- is expected to cause death within the next 6 months (although, if the disease is neurodegenerative, the life expectancy is 12 months or less); and
- is causing suffering to the individual which cannot be relieved in a manner that they consider tolerable;
- not be suffering solely from a mental illness or a disability which is not terminal (ss 9(3) and (4));
- make three separate written requests for assistance in dying and be assessed by (at least) two different medical practitioners (Part 3).
In addition to those eligibility requirements, the medical practitioners involved must be satisfied that the applicant is ‘acting voluntarily and without coercion’ (ss 20(1)(d), 29(1)(c)). The requirement that the illness be terminal, and the express exclusion of individuals seeking assistance based on mental health issues or non-terminal disabilities can be contrasted with the position in Belgium, the Netherlands, Luxembourg and Switzerland, which permit assisted dying for individuals who are suffering unbearably but who may not be terminally ill. It is also notable that Belgium remains alone in permitting minors to obtain assistance in dying (although the requirements are different to those with respect to adults). Likewise, while life-expectancy requirements are common to the permissive US jurisdictions and Canada, the VAD has combined both the terminal requirement with the intolerable suffering requirement, which is unique to Victoria and Canada.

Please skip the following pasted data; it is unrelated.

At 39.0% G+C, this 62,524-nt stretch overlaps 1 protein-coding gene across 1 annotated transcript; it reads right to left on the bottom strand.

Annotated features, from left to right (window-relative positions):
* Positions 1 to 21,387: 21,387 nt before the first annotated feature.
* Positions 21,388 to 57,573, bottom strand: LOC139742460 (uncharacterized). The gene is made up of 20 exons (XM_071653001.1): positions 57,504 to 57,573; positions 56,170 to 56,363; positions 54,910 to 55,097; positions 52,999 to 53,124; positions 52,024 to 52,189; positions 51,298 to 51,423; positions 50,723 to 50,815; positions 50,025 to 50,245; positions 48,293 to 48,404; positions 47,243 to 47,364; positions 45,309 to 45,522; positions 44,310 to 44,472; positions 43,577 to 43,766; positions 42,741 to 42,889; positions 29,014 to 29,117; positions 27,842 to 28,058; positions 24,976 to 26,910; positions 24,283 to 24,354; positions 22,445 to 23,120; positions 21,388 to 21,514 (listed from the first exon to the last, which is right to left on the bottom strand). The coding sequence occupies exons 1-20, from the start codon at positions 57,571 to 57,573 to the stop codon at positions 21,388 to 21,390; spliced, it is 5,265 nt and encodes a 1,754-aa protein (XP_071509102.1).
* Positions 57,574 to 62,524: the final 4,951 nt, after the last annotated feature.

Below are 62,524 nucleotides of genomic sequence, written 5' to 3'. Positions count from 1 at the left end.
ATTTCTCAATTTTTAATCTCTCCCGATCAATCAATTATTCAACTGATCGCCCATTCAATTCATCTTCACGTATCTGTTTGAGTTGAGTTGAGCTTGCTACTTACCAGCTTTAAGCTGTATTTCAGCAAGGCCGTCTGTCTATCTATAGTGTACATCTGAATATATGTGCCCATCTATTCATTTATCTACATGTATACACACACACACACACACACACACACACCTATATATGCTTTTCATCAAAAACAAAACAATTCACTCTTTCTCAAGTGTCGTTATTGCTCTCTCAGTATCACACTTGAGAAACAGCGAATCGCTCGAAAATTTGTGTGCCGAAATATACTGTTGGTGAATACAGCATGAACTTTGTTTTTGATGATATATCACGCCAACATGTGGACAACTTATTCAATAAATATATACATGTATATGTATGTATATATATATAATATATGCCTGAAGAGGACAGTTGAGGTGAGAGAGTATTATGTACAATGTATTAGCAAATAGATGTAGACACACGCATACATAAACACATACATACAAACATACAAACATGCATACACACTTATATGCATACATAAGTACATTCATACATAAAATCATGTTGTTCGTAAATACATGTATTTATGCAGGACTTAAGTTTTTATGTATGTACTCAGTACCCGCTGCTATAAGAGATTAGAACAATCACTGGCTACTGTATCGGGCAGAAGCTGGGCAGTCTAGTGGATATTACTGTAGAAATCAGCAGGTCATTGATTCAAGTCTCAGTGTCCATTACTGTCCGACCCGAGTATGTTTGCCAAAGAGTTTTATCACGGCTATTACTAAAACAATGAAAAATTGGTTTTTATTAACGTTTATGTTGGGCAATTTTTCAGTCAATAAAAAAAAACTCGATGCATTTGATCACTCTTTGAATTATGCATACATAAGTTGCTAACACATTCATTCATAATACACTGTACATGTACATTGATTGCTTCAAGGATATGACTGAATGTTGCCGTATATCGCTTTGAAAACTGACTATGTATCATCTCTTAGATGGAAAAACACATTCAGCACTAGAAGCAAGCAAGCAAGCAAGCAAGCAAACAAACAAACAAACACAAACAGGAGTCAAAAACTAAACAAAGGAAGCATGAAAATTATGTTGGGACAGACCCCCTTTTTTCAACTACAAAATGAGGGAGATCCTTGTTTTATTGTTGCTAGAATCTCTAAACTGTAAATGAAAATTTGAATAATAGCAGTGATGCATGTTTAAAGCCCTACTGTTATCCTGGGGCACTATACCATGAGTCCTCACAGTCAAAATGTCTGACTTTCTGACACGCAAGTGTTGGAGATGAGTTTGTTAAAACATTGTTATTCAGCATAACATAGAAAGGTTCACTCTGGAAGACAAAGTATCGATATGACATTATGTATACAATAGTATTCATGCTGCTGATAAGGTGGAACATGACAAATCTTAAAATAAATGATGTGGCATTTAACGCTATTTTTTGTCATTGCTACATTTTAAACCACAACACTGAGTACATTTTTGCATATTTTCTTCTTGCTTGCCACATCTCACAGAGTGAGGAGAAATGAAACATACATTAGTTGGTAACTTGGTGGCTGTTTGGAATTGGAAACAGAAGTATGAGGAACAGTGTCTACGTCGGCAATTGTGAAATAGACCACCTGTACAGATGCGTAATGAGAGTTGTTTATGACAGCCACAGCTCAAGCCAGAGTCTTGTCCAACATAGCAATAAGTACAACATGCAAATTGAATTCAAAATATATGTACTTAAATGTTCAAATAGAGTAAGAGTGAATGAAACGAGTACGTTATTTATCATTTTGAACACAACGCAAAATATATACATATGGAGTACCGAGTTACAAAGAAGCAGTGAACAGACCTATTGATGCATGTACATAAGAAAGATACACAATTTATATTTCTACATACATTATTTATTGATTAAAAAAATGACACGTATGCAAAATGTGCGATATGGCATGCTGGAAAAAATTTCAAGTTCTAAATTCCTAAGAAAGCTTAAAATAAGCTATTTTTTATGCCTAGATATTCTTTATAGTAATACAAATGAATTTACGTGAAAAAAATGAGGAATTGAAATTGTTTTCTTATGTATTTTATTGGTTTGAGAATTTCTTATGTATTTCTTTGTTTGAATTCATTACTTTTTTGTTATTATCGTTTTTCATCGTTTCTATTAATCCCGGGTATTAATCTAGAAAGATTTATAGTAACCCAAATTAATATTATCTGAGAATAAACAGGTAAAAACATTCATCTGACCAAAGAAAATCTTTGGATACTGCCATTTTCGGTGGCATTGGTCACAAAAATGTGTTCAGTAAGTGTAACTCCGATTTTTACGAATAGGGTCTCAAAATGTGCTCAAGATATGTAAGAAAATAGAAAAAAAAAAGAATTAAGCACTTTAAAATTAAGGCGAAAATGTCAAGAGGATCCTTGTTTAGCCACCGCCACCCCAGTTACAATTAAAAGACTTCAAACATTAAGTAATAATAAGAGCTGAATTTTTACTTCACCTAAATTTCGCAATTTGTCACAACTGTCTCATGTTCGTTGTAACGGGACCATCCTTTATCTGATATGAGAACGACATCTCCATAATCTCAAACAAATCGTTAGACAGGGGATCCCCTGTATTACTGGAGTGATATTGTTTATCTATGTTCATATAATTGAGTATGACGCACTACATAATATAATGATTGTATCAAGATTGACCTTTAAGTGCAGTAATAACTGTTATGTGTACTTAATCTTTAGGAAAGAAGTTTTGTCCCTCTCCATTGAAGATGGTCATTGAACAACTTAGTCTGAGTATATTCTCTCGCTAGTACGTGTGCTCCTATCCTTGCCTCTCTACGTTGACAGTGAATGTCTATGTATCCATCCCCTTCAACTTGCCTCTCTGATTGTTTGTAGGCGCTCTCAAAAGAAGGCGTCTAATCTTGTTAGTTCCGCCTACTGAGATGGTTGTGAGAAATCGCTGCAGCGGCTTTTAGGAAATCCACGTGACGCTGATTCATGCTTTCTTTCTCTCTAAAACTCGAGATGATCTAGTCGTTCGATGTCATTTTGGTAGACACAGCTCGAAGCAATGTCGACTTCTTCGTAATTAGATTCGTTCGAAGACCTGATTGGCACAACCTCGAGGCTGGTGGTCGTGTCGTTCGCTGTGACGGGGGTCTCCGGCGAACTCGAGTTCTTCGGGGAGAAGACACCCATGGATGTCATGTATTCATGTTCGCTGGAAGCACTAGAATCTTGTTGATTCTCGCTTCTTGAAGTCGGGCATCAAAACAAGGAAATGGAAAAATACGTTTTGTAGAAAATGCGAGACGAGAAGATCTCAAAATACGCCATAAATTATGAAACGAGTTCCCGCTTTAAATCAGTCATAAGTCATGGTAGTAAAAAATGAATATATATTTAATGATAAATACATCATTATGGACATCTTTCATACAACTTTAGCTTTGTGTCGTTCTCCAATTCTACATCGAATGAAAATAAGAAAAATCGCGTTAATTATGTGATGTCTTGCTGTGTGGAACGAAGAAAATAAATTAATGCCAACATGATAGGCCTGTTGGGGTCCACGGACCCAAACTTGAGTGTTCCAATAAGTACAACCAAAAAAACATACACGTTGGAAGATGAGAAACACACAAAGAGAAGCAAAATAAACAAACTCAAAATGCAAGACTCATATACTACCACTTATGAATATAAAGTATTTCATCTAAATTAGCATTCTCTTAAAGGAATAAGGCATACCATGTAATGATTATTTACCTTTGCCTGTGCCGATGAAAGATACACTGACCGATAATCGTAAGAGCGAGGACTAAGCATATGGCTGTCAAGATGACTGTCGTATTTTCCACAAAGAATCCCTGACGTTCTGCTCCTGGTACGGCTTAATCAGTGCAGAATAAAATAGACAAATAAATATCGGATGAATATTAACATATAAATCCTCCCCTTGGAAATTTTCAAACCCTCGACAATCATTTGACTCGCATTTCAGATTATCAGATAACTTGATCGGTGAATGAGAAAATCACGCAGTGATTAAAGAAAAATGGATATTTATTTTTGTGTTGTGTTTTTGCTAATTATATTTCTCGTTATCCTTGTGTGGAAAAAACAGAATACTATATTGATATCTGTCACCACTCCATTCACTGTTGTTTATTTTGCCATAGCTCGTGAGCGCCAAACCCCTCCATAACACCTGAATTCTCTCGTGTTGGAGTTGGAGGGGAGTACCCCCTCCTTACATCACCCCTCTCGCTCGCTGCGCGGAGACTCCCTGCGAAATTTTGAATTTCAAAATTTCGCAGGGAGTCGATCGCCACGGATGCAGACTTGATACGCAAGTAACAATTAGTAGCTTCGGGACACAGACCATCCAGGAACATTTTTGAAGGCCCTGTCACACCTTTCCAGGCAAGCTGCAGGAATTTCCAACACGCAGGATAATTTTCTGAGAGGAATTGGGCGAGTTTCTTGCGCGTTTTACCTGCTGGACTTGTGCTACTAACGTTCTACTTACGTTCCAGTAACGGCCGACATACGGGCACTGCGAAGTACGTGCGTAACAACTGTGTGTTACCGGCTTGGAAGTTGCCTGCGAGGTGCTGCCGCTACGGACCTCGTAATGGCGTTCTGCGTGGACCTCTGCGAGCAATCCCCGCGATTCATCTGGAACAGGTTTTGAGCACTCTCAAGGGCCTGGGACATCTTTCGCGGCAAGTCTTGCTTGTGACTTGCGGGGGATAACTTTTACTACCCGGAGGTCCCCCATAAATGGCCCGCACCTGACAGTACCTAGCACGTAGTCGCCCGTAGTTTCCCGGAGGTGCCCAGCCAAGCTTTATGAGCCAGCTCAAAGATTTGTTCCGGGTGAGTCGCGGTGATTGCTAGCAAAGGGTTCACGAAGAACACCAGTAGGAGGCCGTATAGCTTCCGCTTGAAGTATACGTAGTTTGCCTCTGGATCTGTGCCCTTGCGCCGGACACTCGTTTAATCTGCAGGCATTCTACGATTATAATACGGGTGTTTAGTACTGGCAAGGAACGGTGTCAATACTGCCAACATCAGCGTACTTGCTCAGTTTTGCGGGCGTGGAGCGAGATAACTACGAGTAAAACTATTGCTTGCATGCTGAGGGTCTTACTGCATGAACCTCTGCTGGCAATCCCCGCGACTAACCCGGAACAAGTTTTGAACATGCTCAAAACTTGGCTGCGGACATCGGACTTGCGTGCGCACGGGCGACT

The VAD also requires that the medical practitioners involved have completed ‘approved assessment training’ (ss 17, 26) and have attained a certain level of vocational expertise before acting under the relevant provisions of the VAD (s 10).